Lessons on Tossing Out the Rule Book from Apollo 13

   “Houston, we have a problem!”

    These five words, originally spoken over forty years ago by astronaut Jack Swigert of Apollo 13 on April 14, 1970, immediately captured the attention of citizens the world over. 

    The warning to the Houston Space Center of a major technical fault in the electrical system of one of the spacecraft’s oxygen tanks, immediately sent technicians and scientists into a full-fledged search for innovative solutions to this life-threatening situation.

    For the next seventy-two hours, scores of people worked around the clock to determine what could be done to bring the astronauts safely home.  Creativity meters soared, innovative ideas were explored, and no possible remedy was ignored.  And, as lead flight director of Mission Control, Gene Kranz made abundantly clear, failure just wasn’t an option.   

    The ensuing effort was far more than a contest of athletic, technological, or engineering prowess.  This was something different.  More of a high-stakes drama of solution-finding played out with limited resources against unknown odds, fueled by a compelling desire to positively influence outcomes, for good.  It was a moment in time in which the only real hope of turning things around demanded that everyone involved jettison their old ways of thinking.  The well-rehearsed routines, the “book answers,” and the “way we’ve always done things,”—these long-standing enemies of positive progress we call the status quo—just weren’t going to save Apollo 13. 

    Instead of relying on rote answers, everyone dug deep within their imaginations to find creative means to shape a desirable end. The entrepreneurial spirit of the amazingly innovative and empowering effort that ensued, exemplified Kranz’s early charge to "…forget the flight plan.  From this moment on we are improvising a new mission.  How do we get our men home?"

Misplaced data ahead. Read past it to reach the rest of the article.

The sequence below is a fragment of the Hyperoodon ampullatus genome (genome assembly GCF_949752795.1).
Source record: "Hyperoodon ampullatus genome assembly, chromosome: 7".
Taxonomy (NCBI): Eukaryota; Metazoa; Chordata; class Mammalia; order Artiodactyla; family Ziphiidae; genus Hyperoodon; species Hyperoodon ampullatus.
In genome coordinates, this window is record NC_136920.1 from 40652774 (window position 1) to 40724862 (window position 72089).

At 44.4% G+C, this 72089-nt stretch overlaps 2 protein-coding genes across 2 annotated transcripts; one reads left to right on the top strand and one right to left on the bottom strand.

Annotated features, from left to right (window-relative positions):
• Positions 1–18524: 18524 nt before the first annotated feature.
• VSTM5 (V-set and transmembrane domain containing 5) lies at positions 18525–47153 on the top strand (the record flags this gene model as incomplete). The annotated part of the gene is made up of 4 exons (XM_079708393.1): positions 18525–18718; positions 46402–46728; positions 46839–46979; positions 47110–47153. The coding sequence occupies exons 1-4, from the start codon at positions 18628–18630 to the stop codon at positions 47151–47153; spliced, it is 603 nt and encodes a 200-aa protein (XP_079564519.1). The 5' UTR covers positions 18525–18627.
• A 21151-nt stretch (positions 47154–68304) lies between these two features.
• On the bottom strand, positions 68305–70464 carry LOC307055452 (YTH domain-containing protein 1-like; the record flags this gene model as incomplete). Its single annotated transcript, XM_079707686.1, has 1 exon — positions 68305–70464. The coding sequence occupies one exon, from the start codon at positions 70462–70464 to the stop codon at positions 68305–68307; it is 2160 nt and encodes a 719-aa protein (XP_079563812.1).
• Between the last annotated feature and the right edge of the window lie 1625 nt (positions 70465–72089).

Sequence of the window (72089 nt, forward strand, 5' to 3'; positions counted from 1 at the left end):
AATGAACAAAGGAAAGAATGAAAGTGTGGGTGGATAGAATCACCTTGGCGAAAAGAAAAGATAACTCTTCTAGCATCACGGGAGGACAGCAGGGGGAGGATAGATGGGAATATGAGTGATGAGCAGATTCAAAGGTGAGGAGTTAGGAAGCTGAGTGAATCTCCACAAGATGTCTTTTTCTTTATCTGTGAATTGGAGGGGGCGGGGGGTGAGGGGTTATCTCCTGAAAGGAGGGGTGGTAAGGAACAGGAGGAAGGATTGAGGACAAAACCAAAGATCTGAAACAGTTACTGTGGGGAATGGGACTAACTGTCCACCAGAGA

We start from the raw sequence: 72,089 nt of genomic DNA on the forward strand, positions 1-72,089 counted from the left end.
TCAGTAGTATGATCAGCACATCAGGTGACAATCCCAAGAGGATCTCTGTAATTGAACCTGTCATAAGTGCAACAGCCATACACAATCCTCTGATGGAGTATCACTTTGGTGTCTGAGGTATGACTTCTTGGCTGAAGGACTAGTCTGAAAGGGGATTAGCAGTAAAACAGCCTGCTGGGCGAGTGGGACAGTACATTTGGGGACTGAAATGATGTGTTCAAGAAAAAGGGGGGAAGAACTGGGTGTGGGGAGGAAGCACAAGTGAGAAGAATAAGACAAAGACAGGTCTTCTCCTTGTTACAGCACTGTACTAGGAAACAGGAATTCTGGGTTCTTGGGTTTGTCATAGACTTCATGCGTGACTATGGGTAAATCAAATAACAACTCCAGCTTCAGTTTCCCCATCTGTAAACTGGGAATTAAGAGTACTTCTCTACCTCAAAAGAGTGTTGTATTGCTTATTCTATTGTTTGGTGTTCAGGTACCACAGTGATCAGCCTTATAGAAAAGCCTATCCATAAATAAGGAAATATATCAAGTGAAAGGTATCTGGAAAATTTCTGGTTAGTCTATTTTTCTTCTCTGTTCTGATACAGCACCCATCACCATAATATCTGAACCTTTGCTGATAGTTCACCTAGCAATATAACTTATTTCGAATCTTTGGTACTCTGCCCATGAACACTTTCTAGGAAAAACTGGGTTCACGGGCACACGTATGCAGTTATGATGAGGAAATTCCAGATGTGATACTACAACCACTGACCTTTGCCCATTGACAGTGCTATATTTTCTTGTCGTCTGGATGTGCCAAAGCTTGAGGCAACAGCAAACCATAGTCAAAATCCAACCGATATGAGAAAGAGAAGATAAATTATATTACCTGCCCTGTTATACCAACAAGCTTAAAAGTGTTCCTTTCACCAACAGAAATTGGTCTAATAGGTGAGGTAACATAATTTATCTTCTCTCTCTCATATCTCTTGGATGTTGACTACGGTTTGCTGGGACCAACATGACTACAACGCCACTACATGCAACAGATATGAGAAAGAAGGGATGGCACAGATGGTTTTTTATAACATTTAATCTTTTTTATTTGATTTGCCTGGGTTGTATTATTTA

And home they did get them.

    On 17 April, 1970, three days after that now famous call for assistance, millions across the globe watched as Apollo 13 and its crew splashed down safely into the Indian Ocean. Their rescue provided the world with one of the most powerful demonstrations of solution-finding ever recorded. A reminder of how we often experience our highest creativity when there is the most at stake and failure is a possibility but not an option. 

Without question, stories like Apollo 13 encourage and inspire us by reflecting humanity at its best. But perhaps most importantly, they provide several lessons we can all apply today to become the kind of leaders we want to be and others deserve to see. Here are three lessons that come to mind:

  1. Leverage a Crisis to Promote Out-of the-box Thinking:  The instant the moon no longer became the goal, everything the team faced, both in space and on the ground, posed a new challenge and presented a new opportunity. The unexpected change in plan demanded a reevaluation.  Everything was questioned, success was redefined, and everyone recognized the original plan had to be transformed to serve an alternate purpose. It was only when business as usual was ruled out that real progress toward a viable solution commenced.